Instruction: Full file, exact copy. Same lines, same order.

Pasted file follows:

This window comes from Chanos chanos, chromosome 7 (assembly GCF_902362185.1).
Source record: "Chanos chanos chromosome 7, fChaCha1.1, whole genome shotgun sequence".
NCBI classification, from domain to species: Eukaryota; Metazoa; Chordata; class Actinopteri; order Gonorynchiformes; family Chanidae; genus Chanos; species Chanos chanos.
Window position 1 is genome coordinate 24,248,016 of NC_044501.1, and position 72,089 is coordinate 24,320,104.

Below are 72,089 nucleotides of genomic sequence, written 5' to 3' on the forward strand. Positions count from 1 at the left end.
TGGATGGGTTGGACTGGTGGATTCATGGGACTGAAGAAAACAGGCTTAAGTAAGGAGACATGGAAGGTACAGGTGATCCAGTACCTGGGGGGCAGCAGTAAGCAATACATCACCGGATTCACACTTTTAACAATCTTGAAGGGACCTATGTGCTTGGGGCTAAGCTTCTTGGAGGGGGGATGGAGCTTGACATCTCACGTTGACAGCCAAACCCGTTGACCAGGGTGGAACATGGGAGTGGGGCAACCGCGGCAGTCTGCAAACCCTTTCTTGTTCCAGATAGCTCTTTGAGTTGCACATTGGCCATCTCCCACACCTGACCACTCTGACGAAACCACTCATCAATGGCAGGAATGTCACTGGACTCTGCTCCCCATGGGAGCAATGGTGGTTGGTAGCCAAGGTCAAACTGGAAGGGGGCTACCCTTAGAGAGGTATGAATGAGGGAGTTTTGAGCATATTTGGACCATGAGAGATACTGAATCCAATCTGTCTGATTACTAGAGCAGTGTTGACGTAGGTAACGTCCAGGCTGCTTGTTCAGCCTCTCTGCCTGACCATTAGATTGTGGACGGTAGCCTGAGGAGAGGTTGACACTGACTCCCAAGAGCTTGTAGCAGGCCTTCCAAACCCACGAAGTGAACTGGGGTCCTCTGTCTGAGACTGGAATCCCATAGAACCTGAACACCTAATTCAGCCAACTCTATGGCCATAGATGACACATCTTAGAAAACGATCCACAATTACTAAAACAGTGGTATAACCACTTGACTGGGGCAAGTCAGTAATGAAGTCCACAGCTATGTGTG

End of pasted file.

This window comes from Chanos chanos, chromosome 7 (assembly GCF_902362185.1).
Source record: "Chanos chanos chromosome 7, fChaCha1.1, whole genome shotgun sequence".
NCBI classification, from domain to species: Eukaryota; Metazoa; Chordata; class Actinopteri; order Gonorynchiformes; family Chanidae; genus Chanos; species Chanos chanos.
Window position 1 is genome coordinate 24,248,016 of NC_044501.1, and position 72,089 is coordinate 24,320,104.

Below are 72,089 nucleotides of genomic sequence, written 5' to 3' on the forward strand. Positions count from 1 at the left end.
TGGATGGGTTGGACTGGTGGATTCATGGGACTGAAGAAAACAGGCTTAAGTAAGGAGACATGGAAGGTACAGGTGATCCAGTACCTGGGGGGCAGCAGTAAGCAATACATCACCGGATTCACACTTTTAACAATCTTGAAGGGACCTATGTGCTTGGGGCTAAGCTTCTTGGAGGGGGGATGGAGCTTGACATCTCACGTTGACAGCCAAACCCGTTGACCAGGGTGGAACATGGGAGTGGGGCAACCGCGGCAGTCTGCAAACCCTTTCTTGTTCCAGATAGCTCTTTGAGTTGCACATTGGCCATCTCCCACACCTGACCACTCTGACGAAACCACTCATCAATGGCAGGAATGTCACTGGACTCTGCTCCCCATGGGAGCAATGGTGGTTGGTAGCCAAGGTCAAACTGGAAGGGGGCTACCCTTAGAGAGGTATGAATGAGGGAGTTTTGAGCATATTTGGACCATGAGAGATACTGAATCCAATCTGTCTGATTACTAGAGCAGTGTTGACGTAGGTAACGTCCAGGCTGCTTGTTCAGCCTCTCTGCCTGACCATTAGATTGTGGACGGTAGCCTGAGGAGAGGTTGACACTGACTCCCAAGAGCTTGTAGCAGGCCTTCCAAACCCACGAAGTGAACTGGGGTCCTCTGTCTGAGACTGGAATCCCATAGAACCTGAACACCTAATTCAGCCAACTCTATGGCCATAGATGACACATCTTAGAAAACGATCCACAATTACTAAAACAGTGGTATAACCACTTGACTGGGGCAAGTCAGTAATGAAGTCCACAGCTATGTGTG